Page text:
Karl Alzner congratulates Michal Neuvirth on his third shutout of the year and second straight blanking of the Penguins. (Photo credit: Gregory Shamus)

Alex Ovechkin celebrates his second period goal, his fifth powerplay goal of the year. (Photo credit: Christian Petersen)

Alex Ovechkin celebrates his second period goal, his fifth power play marker of the year. (Photo credit: Christian Petersen)

After besting the Sabres on Sunday, the Capitals took the 178 mile journey down to Pittsburgh to take on a depleted Penguins team. Much was up for the taking Monday night. With a win versus the Pens, the Caps could go finish their pivotal 5-game road trip above .500, move within a point of the Lightning for the Southeast lead and take the season series with Pittsburgh. But despite their injuries, the Penguins remained no slouch. Added with the motivation of playing a Washington team that defeated them on Feb. 6 and in the Winter Classic, the Capitals couldn’t take the Penguins for granted. And they didn’t.

The first period, though scoreless, was certainly energetic. Both teams weren’t afraid to mix it up and play physical as the goalies shut things down. The Caps may have been outshot 18-7 for the frame but they were not without opportunities, including an Alex Ovechkin breakaway chance where the Great Eight was stoned by Marc-Andre Flurey.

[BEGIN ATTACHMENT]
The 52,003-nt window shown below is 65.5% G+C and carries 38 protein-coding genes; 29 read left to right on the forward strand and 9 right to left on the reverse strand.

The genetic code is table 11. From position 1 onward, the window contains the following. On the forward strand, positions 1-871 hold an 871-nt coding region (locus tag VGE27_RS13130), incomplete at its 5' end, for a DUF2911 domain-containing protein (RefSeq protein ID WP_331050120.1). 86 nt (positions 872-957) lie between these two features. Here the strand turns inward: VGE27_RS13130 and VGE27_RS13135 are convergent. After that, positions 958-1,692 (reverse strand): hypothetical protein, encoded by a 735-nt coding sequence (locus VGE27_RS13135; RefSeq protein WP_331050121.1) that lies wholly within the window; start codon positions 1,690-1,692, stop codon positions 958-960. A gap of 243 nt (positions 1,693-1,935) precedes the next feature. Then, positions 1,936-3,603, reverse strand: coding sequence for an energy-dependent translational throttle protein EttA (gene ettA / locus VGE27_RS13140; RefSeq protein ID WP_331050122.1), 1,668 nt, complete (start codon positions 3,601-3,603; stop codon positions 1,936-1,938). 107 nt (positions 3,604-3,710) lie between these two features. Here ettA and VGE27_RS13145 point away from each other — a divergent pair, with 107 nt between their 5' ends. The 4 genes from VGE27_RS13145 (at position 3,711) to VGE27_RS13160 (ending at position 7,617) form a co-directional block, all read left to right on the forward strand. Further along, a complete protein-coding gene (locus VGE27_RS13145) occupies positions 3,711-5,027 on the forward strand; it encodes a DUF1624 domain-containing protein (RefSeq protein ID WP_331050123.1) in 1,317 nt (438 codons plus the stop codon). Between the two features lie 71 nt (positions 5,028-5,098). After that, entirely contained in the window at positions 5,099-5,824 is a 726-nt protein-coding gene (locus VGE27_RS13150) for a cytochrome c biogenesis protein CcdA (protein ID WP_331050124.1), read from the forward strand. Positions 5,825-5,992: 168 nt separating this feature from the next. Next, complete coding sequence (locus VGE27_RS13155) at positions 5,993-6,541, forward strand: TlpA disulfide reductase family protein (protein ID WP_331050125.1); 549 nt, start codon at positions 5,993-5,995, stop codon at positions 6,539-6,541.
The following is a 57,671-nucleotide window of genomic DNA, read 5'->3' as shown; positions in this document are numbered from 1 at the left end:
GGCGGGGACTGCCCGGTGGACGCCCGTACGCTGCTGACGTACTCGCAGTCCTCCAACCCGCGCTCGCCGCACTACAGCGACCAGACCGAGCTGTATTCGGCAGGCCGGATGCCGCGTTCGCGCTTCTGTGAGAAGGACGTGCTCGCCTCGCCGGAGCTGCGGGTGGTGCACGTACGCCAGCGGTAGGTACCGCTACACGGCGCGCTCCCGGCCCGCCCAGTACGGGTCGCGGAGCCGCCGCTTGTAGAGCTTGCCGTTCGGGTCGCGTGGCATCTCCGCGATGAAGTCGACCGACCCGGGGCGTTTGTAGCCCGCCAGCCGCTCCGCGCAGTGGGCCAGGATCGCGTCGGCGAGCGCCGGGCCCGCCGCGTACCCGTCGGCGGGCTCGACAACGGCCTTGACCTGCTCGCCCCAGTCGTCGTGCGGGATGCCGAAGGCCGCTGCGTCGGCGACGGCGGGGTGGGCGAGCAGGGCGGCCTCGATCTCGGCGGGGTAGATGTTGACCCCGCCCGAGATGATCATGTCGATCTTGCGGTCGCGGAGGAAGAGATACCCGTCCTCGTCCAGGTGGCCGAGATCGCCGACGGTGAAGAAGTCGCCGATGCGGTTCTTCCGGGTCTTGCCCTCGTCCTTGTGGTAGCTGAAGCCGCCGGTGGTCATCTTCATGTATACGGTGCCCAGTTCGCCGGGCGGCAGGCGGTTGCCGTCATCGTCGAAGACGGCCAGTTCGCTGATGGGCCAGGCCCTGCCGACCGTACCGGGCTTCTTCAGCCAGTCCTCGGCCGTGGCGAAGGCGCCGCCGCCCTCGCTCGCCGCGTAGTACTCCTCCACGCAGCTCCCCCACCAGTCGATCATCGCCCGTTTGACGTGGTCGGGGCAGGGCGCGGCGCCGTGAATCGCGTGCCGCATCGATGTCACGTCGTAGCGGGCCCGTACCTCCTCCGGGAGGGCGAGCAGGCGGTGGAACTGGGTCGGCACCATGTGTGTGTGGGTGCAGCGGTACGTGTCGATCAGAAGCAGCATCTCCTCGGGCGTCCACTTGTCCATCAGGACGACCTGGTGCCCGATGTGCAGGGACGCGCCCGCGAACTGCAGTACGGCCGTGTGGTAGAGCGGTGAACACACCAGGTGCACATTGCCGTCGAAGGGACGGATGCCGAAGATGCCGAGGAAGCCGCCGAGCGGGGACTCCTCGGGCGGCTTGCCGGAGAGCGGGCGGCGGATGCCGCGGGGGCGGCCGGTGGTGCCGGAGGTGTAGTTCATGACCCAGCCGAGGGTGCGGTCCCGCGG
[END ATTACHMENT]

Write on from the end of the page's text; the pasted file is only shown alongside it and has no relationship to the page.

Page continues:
The fireworks really began in the second period when Matt Bradley delivered a huge hit on Capitals fan favorite Matt Cooke, receiving a charging penalty in the process. The Pens Jordan Staal proceeded to tackle Bradley to the ice as a scrum formed. Ryan Craig would ask Bradley to answer for the hit when the two dropped the gloves at 11:26 but Craig ended up getting the worst of Bradley’s fists. Shouldn’t Cooke be fighting his own battles? I don’t think I have to answer that one.

While on the power play at 16:38 in the frame, Marcus Johansson fed the puck to a waiting Alex Ovechkin. Ovi then unleashed an unreal, laser beam of a one-timer. BOOM! Caps: 1, Pens: 0

And that would be it. Pittsburgh put 14 shots on Washington netminder Michal Neuvirth in the third period but Neuvy remained as solid as a brick wall. Shutout. World Peace. Something funny here. Caps beat Penguins, 1-0.

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This Ain’t No Puppy Bowl, Caps beat Pens 3-0

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Matt Cooke and Alex Ovechkin in happier times. (Photo credit: Mitchell Layton)